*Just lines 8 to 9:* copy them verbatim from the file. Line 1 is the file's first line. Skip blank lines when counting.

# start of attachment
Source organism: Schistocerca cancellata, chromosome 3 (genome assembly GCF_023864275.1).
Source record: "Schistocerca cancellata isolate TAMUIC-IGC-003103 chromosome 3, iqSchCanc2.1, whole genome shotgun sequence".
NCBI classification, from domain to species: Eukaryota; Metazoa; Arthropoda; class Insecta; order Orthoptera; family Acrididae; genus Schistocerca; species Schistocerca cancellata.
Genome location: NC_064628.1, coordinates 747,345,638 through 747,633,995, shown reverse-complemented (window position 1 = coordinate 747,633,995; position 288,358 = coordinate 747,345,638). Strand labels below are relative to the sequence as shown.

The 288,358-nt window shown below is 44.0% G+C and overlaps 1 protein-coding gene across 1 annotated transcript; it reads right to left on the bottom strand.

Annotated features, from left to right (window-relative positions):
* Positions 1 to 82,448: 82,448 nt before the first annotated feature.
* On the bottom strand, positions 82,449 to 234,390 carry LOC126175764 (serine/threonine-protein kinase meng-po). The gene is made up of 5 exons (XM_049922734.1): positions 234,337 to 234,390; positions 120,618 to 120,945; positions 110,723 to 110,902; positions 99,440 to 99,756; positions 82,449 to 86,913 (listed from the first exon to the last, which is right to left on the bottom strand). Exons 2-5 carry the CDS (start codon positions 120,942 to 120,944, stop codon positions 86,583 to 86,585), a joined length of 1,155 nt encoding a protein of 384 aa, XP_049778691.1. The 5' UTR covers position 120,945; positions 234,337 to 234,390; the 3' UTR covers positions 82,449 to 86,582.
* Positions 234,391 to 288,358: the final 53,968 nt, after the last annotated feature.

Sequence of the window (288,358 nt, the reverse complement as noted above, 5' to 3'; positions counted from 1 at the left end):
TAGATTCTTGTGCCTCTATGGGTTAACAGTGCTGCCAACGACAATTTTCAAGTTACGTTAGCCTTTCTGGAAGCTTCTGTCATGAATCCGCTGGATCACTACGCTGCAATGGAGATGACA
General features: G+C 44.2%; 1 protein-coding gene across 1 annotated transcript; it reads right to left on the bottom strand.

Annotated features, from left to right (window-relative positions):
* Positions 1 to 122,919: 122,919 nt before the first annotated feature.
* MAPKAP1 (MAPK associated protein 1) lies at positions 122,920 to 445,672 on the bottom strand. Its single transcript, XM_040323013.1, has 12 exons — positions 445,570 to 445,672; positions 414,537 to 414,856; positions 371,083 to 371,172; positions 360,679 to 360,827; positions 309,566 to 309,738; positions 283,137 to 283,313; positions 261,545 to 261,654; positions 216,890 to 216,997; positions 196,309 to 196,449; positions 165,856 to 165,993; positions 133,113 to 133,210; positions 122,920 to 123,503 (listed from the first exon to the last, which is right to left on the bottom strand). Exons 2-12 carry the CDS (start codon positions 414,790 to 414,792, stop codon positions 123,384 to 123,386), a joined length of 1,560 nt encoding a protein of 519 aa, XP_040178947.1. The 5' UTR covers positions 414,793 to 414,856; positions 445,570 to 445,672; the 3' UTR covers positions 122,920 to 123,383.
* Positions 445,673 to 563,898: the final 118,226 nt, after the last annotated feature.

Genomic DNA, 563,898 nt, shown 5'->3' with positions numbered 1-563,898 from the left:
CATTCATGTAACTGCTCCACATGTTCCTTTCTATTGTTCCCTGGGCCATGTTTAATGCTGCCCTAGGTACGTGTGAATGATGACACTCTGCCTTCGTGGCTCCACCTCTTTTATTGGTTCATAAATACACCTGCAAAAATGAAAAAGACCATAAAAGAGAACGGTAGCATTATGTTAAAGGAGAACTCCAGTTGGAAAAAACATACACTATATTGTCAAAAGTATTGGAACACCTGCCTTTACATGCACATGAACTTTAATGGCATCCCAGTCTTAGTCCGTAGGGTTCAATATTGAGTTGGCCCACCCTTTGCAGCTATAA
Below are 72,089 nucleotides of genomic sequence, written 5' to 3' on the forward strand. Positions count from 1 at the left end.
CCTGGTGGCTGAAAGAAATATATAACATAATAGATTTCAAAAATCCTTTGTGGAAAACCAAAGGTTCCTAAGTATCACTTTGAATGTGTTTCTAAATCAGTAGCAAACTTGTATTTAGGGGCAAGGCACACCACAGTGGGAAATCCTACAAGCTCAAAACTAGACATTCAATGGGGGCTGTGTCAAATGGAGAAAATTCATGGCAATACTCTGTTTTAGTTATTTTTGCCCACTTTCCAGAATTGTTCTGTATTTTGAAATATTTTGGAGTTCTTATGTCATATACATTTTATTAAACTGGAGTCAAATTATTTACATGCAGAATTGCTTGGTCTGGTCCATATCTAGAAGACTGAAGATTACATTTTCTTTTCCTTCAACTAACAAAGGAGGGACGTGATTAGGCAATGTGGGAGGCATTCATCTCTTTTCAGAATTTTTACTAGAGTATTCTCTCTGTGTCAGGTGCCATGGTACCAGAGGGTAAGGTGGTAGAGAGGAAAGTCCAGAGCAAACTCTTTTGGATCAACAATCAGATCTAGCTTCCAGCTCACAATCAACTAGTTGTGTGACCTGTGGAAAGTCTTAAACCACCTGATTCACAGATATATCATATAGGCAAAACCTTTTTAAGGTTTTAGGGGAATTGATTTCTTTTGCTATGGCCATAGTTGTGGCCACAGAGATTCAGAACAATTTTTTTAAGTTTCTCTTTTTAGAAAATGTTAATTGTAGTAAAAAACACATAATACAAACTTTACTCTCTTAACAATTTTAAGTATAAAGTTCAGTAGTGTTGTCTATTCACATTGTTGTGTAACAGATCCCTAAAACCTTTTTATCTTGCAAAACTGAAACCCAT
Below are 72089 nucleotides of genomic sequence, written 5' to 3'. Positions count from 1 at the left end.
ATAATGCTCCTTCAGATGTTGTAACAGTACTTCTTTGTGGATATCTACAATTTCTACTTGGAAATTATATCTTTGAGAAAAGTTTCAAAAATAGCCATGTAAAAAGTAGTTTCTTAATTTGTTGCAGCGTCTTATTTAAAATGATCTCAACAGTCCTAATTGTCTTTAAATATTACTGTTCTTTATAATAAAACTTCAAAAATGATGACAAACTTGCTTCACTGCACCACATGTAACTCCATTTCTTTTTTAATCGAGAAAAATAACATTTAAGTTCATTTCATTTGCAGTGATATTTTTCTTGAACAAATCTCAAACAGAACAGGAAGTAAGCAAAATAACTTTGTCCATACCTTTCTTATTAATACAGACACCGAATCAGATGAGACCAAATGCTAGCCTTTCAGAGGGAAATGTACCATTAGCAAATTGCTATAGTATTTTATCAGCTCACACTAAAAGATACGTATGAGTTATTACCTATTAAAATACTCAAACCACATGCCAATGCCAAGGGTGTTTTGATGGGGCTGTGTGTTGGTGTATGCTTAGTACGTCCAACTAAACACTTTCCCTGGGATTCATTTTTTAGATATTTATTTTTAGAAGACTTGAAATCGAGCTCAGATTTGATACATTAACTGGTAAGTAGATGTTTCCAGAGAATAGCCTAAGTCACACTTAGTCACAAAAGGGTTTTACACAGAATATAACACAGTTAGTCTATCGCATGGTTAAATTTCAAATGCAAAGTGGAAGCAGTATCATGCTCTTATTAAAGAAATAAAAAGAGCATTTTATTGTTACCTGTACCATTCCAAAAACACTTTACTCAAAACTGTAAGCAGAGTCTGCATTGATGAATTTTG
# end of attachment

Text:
* On the bottom strand, positions 82,449 to 234,390 carry LOC126175764 (serine/threonine-protein kinase meng-po). The gene is made up of 5 exons (XM_049922734.1): positions 234,337 to 234,390; positions 120,618 to 120,945; positions 110,723 to 110,902; positions 99,440 to 99,756; positions 82,449 to 86,913 (listed from the first exon to the last, which is right to left on the bottom strand). Exons 2-5 carry the CDS (start codon positions 120,942 to 120,944, stop codon positions 86,583 to 86,585), a joined length of 1,155 nt encoding a protein of 384 aa, XP_049778691.1. The 5' UTR covers position 120,945; positions 234,337 to 234,390; the 3' UTR covers positions 82,449 to 86,582.
* Positions 234,391 to 288,358: the final 53,968 nt, after the last annotated feature.